Food (other than pinkies and fish) should be powdered with Zoo Med ReptiCalcium plus D3  or a similar product. Vitamin/mineral supplements such as ReptiVite should be used 2-3 times weekly.

 

Health Concerns (Pet and Pet Owner)

African Bullfrogs and Horned Frogs are equally at risk from the following health issues. If proper care and diet is provided, both will prove to be extremely hardy and long-lived.

 

Ammonia toxicity is the most frequent cause of death. Ammonia is released with waste products and is rapidly absorbed via the skin as frogs soak in water or rest on the substrate. Ammonia can prove fatal in short order, so be sure to have someone clean the terrarium frequently when you are away from home for extended periods. Generally, water should be changed daily, and always treated with a chlorine/chloramine remover. Unclean conditions can also result in a bacterial skin infection known as Septicemia or “Red Leg”.

 

Intestinal impactions resulting from substrate ingestion are sometimes encountered (both species). This problem can be avoided by the use of cage liners, or by feeding your frogs in large bowls, via tongs, or in a bare-bottomed enclosure.

 

Calcium deficiencies and other diseases related to poor nutrition are common among frogs maintained on crickets and mealworms alone. Please post below for further information.

 

Salmonella bacteria, commonly present in reptile and amphibian digestive tracts, can cause severe illnesses in people. Handling an animal will not cause an infection, as the bacteria must be ingested. Salmonella infections are easy to avoid via the use of proper hygiene. Please speak with your family doctor concerning details, and feel free to post below if you would like links to useful resources.

Hi, my name is Frank Indiviglio. I’m a herpetologist, zoologist, and book author, recently retired from a career spent at several zoos, aquariums, and museums, including over 20 years with the Bronx Zoo.

Please check out my posts on Twitter and Facebook.   Each day, I highlight breaking research, conservation news and interesting stories concerning just about every type of animal imaginable. I look forward to hearing about your interests and experiences as well, and will use them in articles when possible.

 

Please also post your questions and comments below…I’ll be sure to respond quickly. Thanks, until next time, Frank.

 

Further Reading

African Bullfrog Care

An Appetite for Cobras: Huge Bullfrog Meals

Horned Frog Care

New Salamander Fungus Found: Are More Pet Trade Regulations on the Way?

Fire salamander

Uploaded to Wikipedia Commons by M. Linnenbach

As a herpetologist and animal keeper, I’ve long been interested in the emerging amphibian disease commonly known as Chytrid or BD (Batrachochytrium dendrobatitis); please see my other articles, linked below. Believed to be responsible for the recent extinctions of over 200 frog species, this fungus remains a serious threat. In 2013, a related fungus, B. salamandrivorans, or BS, was identified. Since then, studies have revealed it to be as lethal as BD, and responsible for wiping-out the Netherlands wild Fire Salamanders. Once limited to Asian salamanders, some of which carry the fungus without becoming ill, BS seems to have found its way to Europe via the importation of Chinese Fire-Bellied Newts and other pet trade species. In order to stem the tide, the USA and the European Union are now considering import and sale regulations.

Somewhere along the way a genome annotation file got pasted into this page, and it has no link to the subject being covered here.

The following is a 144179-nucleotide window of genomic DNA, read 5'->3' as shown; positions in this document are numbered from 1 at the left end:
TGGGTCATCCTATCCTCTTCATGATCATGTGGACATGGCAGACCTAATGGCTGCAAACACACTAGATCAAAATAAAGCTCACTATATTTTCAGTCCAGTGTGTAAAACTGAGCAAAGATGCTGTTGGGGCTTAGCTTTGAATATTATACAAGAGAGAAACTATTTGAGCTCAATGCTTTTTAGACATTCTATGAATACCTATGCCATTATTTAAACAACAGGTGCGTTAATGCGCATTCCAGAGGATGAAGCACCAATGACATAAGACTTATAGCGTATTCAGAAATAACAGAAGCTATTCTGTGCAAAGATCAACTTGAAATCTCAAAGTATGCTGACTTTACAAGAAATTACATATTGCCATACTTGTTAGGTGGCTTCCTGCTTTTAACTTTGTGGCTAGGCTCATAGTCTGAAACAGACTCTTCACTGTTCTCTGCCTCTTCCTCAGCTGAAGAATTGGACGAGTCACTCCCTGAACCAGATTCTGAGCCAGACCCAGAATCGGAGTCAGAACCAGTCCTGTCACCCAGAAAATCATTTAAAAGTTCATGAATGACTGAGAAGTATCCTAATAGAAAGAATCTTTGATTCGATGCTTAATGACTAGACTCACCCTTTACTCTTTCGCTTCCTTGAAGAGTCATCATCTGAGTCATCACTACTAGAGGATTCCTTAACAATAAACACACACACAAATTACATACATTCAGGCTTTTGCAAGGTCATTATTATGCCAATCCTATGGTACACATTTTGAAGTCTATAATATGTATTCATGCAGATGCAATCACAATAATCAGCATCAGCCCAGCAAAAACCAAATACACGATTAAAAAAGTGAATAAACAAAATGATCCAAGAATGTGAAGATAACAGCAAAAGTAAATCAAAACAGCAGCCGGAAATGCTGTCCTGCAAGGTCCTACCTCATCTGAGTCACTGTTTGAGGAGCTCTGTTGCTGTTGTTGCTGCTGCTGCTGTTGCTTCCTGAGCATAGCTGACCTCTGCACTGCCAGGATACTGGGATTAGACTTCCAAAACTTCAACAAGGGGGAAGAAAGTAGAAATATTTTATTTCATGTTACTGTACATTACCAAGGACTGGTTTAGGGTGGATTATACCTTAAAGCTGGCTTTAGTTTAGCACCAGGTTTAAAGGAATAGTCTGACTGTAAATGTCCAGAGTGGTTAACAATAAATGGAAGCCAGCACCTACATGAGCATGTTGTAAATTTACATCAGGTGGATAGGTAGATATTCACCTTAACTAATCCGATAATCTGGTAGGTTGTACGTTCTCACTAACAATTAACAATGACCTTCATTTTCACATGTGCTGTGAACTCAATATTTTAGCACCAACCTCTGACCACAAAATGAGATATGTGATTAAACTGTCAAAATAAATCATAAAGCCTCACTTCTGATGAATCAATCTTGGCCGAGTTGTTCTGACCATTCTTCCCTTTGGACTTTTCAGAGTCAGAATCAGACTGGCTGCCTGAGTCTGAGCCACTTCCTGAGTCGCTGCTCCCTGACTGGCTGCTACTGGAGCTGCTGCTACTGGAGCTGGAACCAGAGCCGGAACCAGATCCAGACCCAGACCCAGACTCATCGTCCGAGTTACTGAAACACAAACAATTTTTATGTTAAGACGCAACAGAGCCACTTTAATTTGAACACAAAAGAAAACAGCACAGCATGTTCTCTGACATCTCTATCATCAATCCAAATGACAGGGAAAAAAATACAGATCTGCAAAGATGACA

Chytrid infected frog

Uploaded to Wikipedia Commons by Forrest Brem

Proposed regulations always raise hackles among pet-keepers and some politicians. However, amphibians sold in the pet trade (African Clawed Frogs), bait trade (Tiger Salamander larvae) and food trade (American and Asian Bullfrogs) have been implicated in the spread of the deadly Chytrid (BD) fungus, and released Burmese Pythons and various exotic fish are causing ecological havoc in Florida. So – what is the solution? Your thoughts would be most appreciated, please post below.

 

Chinese Fire Bellied Newt

Uploaded to Wikipedia Commons by Dobromila

 

100% Mortality in North American Newts

As reported in Science Magazine (V. 346, No. 6209, Oct., 2014), researchers tested 5,000 salamanders from 4 continents for susceptibility to the newly-discovered fungus. Of the 35 species examined, some showed 100% mortality. Included in this group were 2 well-known US natives, the Eastern Newt and the Rough-Skinned Newt.

 

Several Asian salamanders were unaffected by BS, spurring fears that such individuals, while appearing to be healthy, could serve as long-term carriers capable of transmitting the fungus to other species.

 

Rough skinned newt

Uploaded to Wikipedia Commons by Jsayre64

Pet Trade Connection